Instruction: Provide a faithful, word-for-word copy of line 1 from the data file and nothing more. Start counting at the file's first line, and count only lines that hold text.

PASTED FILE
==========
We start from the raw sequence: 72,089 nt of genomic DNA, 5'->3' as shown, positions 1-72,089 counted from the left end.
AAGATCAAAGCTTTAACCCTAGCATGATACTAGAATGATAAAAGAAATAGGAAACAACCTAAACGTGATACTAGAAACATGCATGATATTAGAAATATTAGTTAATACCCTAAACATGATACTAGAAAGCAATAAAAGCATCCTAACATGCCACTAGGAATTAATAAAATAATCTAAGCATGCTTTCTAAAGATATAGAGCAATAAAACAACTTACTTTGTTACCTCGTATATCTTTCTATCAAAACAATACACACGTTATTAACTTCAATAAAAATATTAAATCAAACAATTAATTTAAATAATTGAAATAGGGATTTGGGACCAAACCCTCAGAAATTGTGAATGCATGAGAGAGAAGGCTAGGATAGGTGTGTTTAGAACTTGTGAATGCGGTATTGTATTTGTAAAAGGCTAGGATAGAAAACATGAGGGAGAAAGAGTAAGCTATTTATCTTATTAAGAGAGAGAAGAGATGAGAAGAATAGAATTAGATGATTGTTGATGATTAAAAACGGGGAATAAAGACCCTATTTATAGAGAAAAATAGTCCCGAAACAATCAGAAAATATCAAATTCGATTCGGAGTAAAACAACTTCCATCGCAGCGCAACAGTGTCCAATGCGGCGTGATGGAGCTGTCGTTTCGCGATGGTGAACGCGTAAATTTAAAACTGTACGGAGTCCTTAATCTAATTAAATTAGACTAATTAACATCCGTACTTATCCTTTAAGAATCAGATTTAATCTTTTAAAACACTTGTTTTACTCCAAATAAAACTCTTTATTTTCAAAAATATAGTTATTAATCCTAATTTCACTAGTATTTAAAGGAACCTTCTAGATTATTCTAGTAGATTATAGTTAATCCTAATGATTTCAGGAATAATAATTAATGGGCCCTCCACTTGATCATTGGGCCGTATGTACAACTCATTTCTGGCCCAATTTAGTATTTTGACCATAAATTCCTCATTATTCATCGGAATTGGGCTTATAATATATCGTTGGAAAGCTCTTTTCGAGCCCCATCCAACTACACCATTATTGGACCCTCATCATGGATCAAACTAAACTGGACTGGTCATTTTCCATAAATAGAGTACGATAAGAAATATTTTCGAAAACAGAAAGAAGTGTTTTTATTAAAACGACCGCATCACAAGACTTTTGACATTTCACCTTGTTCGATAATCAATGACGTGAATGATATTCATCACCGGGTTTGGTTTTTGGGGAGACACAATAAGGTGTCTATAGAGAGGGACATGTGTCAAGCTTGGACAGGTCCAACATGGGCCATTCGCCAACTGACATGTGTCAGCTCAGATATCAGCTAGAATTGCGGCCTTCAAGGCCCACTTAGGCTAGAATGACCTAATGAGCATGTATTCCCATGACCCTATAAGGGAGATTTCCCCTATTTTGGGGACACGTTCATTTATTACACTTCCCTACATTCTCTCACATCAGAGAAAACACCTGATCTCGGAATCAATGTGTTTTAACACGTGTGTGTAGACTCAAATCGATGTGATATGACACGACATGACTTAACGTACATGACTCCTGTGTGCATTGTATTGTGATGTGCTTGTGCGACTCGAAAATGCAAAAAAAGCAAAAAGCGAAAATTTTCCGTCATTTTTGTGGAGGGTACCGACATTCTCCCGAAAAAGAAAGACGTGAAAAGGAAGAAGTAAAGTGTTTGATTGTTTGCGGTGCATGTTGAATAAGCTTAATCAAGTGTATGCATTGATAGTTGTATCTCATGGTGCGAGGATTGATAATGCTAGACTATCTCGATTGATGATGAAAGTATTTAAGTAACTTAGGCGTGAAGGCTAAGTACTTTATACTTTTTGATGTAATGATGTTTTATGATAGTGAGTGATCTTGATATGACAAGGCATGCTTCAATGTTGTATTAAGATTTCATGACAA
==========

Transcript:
We start from the raw sequence: 72,089 nt of genomic DNA, 5'->3' as shown, positions 1-72,089 counted from the left end.